Longtime ACORN ally HUD Secretary Shaun Donovan has gone very, very quiet about his links to ACORN, arguably one of the most corrupt activist organizations around, according to a new report.
The revelations come in a stunning new book, “Subversion Inc.,” by award-winning investigative journalist Matthew Vadum.
Vadum, senior editor at Capital Research Center, a think tank that studies left-wing advocacy groups and their funders, has assembled the information from nearly three years of research and hundreds of interviews.
After years of working closely with radical activist group ACORN suddenly President Obama’s Housing and Urban Development secretary has nothing to say about the notorious group thought to have contributed to the mortgage meltdown.
Shaun Donovan, who was sworn in as the 15th HUD secretary on Jan. 26, 2009, collaborated intimately with ACORN in his five years as housing boss for New York Mayor Michael Bloomberg, the book reports.
Get the book that reveals the ongoing criminal enterprise known as ACORN. This book is so explosive, copies have been provided to all 535 members of the House and Senate in hopes of prompting further investigation of the subversive activity it exposes.
Before taking office as HUD’s top official Donovan was Bloomberg’s housing development commissioner. He worked closely with ACORN on multiple projects over a half decade, according to Vadum’s book.
“Perhaps no administration official has had more interaction with ACORN than” Donovan, the New York Times reported Oct. 16, 2009. Reinforcing the newspaper’s point, ACORN chief organizer Bertha Lewis praised the HUD secretary. “We grew to respect him, and he grew to respect us,” she said.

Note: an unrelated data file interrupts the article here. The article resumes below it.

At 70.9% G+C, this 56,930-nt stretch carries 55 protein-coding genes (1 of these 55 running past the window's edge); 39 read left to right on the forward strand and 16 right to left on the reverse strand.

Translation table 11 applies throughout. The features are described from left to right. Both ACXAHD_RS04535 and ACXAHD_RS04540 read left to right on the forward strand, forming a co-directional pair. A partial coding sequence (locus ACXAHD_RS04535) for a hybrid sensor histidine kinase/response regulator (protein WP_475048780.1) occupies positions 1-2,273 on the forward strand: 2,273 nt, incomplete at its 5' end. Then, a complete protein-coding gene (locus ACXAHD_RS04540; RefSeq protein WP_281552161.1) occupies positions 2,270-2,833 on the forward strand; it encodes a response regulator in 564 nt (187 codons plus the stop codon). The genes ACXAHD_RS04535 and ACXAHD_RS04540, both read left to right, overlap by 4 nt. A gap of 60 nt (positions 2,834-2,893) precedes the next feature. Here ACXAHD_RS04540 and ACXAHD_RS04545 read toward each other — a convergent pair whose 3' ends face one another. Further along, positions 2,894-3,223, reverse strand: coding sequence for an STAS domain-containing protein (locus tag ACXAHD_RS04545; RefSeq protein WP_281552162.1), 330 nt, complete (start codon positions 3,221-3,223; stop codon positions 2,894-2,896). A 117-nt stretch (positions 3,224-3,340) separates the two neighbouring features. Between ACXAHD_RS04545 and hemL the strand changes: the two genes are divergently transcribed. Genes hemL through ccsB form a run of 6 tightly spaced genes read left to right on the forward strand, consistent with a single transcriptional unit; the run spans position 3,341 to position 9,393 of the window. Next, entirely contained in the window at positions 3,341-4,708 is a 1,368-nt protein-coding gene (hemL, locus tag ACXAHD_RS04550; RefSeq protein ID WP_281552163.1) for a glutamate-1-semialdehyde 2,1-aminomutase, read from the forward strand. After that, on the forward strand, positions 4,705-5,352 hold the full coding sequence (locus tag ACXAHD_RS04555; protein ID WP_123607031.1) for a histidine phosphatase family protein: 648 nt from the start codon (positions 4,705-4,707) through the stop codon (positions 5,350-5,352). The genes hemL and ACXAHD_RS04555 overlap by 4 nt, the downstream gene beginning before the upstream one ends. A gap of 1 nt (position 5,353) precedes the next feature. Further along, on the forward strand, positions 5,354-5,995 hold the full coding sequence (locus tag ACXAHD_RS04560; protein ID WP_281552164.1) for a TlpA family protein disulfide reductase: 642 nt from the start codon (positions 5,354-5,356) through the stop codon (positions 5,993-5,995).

Roll Call, a Washington, D.C. newspaper that covers Capitol Hill, reported Lewis admitted “ACORN has friends in high places for the first time in a long time.” Lewis further acknowledged “that she has particularly good relationships with Housing and Urban Development Secretary Shaun Donovan and with Patrick Gaspard, the White House political director.”
Yet after undercover videos surfaced in September 2009 showing ACORN employees offering tax and financial advice to two conservative activists posing as a pimp and prostitute, all of a sudden Donovan didn’t want to talk about ACORN anymore. He refused media requests to discuss his ties to the discredited group.
In fact, WND reported in 2009 on a series of undercover videos made at various ACORN offices where ACORN officials appeared to be trying to help facilitate the smuggling of underage girls into the U.S. for prostitution.
The book also reveals that for eight months in 2010 HUD stonewalled Vadum’s Freedom of Information Act (FOIA) request that sought correspondence between Donovan and ACORN. HUD’s own rules require that FOIA requests be processed within 45 days. Government officials often delay FOIA requests they don’t want to comply with or which could reveal information damaging to other officials.
Eventually HUD replied that no such correspondence existed:
According to the book, this is next to impossible to believe given the longstanding close relationship between Donovan and ACORN.
ACORN has long had friends on the inside at HUD. ACORN quietly worked with the Clinton administration to obtain grants. Clinton’s first HUD secretary, Henry Cisneros, looked for ways to raid the public treasury on ACORN’s behalf, the book reports.
Because of the potentially criminal activity documented in this explosive book, copies of “Subversion, Inc.” by Matthew Vadum have been sent by the publisher, WND Books, to all 535 members of the House and Senate in hopes of prompting further investigation of ACORN and its tentacles.